America: a patchwork of potato chip varieties

MICHELE KAYAL
The Associated Press
Modified: August 21, 2012 at 4:07 pm •  Published: August 21, 2012
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You say potato, I say pot-ah-toe ... chip. And that's just the start of it.

Though thin and flat may be the national standard — and bestselling variety — of this ubiquitous snack, regional and sometimes hyper-local preferences for different calibers of crunch, thickness, seasonings and endless other elements have created a surprisingly diverse culinary patchwork of chip styles around the country.

That's right — the chips you nosh in the Northeast could be wildly different than those savored in the South.

Midwesterners, for example, prefer a thicker, more substantial chip. Big, hearty chips also sell well in New England and the Rockies, though in the latter area those progressive mountain folk want theirs with artisanal seasonings. Southerners love barbecue flavor, chip industry executives say, but it needs to be sprinkled on thin, melt-in-your-mouth chips.

Southwestern states predictably go for bold and spicy. Local flavors — such as New Orleans Cajun and Mid-Atlantic crab seasoning — find their way onto chips in those places. And people all across the country, it seems, love a curly, shattering kettle chip.

"People like the potato chip they grew up with," says Jim McCarthy, chief executive officer at the Rosslyn, Va.-based Snack Food Association, a trade group that represents the many denizens of convenience store shelves. "There's a very strong brand recognition and brand loyalty to the chip you grew up with."

Potato chips are America's number one snack, according to the group's 2012 state of the industry report, and we spent $9 billion on them in 2010, 50 percent more than what we spent on the No. 2 snack, tortilla chips. More than half of those sales go to Plano, Texas-based Frito-Lay North America, whose original thin, crispy chip is the top-seller. But hometown styles still claim their territory.

In the Pacific Northwest, Seattle's thick-cut Tim's Cascade Style offers big bite and bigger flavors, such as jalapeno made from real peppers and a salt and vinegar chip that "makes you pucker" says Dave West, sales director for the company.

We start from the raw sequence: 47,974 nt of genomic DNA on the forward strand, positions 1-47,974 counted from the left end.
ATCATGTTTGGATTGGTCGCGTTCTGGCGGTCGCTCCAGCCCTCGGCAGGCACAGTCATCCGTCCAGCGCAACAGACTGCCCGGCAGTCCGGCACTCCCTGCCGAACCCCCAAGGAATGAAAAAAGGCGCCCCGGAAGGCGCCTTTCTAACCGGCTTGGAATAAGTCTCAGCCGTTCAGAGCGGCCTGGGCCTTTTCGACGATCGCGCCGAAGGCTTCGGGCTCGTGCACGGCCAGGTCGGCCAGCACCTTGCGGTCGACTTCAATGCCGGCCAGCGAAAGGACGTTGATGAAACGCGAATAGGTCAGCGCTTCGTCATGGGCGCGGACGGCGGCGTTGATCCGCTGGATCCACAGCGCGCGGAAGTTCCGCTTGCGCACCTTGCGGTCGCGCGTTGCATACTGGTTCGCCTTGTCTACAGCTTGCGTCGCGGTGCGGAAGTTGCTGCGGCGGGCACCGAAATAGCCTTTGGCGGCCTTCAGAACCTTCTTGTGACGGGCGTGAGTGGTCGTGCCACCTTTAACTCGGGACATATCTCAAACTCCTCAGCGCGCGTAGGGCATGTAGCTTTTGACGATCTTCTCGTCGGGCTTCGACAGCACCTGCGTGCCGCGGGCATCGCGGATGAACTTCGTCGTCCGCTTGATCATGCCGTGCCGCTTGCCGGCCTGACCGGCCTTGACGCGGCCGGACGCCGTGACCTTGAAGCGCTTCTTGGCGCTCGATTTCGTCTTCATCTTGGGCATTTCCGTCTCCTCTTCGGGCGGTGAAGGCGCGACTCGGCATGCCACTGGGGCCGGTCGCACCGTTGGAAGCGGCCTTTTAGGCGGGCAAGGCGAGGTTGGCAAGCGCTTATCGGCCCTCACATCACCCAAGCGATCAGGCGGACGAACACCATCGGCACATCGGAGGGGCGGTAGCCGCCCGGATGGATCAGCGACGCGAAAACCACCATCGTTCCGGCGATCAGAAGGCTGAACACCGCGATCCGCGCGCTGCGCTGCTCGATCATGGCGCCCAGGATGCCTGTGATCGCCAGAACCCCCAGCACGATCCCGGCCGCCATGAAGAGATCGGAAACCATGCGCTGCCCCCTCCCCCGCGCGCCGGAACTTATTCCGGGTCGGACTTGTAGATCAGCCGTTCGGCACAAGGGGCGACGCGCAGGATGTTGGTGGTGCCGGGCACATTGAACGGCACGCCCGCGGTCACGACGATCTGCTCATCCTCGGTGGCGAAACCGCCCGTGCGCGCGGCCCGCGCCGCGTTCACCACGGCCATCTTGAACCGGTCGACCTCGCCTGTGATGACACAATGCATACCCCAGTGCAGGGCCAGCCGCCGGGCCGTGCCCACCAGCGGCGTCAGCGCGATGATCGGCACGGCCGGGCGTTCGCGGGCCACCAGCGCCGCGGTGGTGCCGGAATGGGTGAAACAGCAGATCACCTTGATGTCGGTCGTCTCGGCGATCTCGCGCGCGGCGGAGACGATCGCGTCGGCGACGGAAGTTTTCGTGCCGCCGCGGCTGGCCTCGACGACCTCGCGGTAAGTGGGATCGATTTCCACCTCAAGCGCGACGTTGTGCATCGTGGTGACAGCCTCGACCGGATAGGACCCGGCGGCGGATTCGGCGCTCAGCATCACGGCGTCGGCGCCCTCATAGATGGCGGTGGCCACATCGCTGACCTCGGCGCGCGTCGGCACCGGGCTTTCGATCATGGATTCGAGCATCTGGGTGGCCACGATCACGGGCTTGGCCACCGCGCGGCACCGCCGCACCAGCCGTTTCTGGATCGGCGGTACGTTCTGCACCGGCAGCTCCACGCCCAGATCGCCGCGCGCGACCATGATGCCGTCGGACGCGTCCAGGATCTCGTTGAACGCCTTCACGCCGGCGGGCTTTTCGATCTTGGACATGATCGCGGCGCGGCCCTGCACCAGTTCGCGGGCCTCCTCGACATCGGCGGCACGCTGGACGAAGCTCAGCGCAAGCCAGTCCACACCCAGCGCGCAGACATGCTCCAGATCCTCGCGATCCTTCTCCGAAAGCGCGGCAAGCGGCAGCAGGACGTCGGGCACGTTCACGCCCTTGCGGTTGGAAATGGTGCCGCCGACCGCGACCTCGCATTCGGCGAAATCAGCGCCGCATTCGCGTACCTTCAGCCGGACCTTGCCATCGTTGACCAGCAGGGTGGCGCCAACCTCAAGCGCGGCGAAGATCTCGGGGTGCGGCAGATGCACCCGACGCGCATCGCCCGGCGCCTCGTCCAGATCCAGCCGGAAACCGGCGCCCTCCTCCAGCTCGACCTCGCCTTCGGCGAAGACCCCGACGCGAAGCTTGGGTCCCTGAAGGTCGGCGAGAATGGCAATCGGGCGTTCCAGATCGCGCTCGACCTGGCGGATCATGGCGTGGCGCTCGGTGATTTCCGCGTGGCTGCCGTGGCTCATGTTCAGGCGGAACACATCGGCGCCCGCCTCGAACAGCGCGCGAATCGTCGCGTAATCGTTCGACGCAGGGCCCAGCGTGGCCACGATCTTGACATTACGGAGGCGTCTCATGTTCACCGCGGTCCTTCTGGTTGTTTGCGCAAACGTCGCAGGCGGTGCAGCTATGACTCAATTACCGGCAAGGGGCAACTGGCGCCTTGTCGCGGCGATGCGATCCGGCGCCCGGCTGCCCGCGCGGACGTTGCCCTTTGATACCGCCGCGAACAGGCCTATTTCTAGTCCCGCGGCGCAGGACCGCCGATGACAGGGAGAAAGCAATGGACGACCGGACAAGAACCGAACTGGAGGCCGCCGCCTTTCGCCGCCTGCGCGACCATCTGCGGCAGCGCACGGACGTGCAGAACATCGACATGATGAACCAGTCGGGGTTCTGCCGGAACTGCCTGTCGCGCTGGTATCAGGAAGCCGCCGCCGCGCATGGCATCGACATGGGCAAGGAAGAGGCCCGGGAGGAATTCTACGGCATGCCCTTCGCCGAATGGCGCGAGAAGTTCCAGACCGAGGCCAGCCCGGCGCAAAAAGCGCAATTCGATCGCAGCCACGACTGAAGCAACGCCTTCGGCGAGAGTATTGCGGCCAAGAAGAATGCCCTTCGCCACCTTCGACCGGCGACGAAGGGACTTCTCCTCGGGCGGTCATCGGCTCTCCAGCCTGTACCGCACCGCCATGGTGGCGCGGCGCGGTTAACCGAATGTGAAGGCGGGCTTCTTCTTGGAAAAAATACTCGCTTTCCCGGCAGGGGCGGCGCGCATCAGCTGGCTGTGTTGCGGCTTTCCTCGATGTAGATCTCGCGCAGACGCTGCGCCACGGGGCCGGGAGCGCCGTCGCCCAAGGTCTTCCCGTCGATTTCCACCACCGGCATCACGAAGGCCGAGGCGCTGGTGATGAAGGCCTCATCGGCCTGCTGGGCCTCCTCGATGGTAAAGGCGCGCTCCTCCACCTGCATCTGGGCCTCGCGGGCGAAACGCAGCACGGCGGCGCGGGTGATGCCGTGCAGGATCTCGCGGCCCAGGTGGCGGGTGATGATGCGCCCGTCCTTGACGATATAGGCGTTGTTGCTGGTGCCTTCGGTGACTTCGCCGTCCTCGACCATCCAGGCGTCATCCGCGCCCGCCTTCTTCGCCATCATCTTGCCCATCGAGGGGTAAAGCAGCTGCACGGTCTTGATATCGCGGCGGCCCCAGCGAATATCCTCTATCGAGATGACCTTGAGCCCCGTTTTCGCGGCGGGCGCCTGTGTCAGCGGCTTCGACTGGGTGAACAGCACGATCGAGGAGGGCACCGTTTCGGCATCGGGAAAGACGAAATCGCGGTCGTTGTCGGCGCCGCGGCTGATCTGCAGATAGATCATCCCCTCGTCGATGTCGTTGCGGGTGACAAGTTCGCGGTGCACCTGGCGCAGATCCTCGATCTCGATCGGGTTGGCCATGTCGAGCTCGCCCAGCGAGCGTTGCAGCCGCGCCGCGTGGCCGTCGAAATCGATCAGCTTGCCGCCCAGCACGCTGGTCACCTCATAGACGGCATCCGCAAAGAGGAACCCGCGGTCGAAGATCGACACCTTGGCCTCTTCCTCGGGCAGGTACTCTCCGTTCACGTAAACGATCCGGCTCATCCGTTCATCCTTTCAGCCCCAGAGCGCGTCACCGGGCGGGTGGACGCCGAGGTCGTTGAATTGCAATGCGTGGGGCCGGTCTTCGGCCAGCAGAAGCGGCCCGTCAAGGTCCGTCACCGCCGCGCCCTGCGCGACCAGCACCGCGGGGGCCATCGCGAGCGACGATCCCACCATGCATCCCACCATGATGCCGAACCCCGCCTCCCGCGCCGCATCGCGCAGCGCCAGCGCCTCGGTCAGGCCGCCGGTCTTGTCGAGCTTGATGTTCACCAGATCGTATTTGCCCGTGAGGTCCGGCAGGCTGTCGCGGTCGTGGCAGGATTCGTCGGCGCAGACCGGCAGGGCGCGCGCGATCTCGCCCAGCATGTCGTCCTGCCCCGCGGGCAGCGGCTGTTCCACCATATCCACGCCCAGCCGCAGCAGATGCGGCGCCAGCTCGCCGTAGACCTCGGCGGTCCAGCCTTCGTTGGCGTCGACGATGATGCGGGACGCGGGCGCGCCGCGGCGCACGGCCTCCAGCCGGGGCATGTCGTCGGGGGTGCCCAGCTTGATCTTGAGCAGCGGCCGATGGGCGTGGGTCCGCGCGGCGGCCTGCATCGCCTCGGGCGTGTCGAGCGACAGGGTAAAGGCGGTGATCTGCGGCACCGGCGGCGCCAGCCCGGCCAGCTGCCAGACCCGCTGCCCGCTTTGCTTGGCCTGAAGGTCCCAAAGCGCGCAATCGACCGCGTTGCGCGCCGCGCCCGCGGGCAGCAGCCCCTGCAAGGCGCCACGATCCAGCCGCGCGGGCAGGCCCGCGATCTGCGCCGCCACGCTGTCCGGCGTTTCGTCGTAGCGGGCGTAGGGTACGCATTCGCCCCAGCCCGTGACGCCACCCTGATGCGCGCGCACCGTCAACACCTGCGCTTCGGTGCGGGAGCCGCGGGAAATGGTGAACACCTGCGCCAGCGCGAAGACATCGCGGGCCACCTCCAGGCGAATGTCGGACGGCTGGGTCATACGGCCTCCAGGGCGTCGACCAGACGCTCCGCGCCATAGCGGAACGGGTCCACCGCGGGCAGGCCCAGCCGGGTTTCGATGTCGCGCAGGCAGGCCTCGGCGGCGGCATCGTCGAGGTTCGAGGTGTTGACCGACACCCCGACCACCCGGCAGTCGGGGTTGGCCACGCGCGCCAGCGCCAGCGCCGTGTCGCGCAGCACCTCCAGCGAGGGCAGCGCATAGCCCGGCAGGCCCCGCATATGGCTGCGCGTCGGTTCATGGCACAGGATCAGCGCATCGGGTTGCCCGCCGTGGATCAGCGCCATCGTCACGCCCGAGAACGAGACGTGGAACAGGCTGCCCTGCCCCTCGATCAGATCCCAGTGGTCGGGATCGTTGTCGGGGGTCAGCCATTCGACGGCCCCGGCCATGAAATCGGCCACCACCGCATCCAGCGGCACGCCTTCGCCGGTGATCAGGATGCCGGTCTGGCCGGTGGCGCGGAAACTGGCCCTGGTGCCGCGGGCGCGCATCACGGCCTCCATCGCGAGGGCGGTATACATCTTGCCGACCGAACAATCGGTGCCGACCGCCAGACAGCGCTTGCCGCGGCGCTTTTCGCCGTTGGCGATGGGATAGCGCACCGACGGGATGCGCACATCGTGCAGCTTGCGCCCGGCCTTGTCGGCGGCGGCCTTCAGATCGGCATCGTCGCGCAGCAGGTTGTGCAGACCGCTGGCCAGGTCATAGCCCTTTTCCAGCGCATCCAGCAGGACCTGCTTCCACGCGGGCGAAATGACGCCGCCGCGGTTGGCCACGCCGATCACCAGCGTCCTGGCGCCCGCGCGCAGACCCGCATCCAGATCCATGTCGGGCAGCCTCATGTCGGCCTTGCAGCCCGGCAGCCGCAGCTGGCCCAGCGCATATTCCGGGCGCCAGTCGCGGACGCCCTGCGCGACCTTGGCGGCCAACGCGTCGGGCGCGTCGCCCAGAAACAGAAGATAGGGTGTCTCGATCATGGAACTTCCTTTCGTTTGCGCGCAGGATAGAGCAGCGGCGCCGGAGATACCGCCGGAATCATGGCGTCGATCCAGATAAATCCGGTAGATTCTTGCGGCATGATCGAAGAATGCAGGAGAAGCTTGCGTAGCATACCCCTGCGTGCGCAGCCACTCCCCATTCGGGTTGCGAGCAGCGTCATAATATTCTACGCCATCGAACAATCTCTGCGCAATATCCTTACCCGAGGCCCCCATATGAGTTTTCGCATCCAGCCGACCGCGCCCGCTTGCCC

Over in the Rockies, kettle-cooked Boulder Canyon chips pair their crunchy bite with artisanal seasonings such as red wine vinegar, spinach and artichoke, and balsamic and rosemary.

Down the map in the Southwest, Arizona-based Poore Brothers offers two varieties of kettle-cooked chips with mouth-numbing heat from jalapenos and habaneros.

"People in this region really tend to like this pepper, these stronger, spicier flavors," says Steven Sklar, senior vice president of marketing at Phoenix, Ariz.-based Inventure Foods Inc., which owns the Boulder Canyon and Poore Brothers brands. "You've got a hard bite with a strong flavor. The combination makes a big difference."

While Southerners like spice, industry executives say, the region's traditional chip is thin and flaky. "The southern consumer prefers a lighter, thinner potato chip," says Julie McLaughlin, director of marketing at Birmingham, Ala.-based Golden Flake Snack Foods, which makes Golden Flake Thin & Crispy Potato Chips. The company sells across 10 states in the Southeast, McLaughlin says, and its best-selling chip is "Sweet Heat Barbecue," one of five barbecue varieties it makes. Golden Flake also offers a thick-cut, wavy chip, McLaughlin says, "for the transplants."

And then there are the niche chips, the hyper-local flavors that connect people to their culinary heritage.

In New Orleans, Zapp's makes "Spicy Cajun Crawtaters," designed to mimic the flavor of a seafood boil. Nottingham, Penn.-based Herr Foods makes a Philly cheesesteak chip, as well as one meant to taste like boardwalk fries. For other Mid-Atlantic producers such as Hanover, Penn.-based Utz Quality Foods and the Mount Jackson, Va.-chippery Route 11 Potato Chips, crab seasoning is must, but may be for locals only.

"If you've never had a blue crab experience, or been at a crab feast, you're kind of like, 'What is this?'" says Sarah Cohen, Route 11 president and co-founder. "If I see somebody ordering a lot of crab and they're in Kansas City, we'll call them up to see if they understand what the crab is. Usually they don't, and they're thankful that we called."

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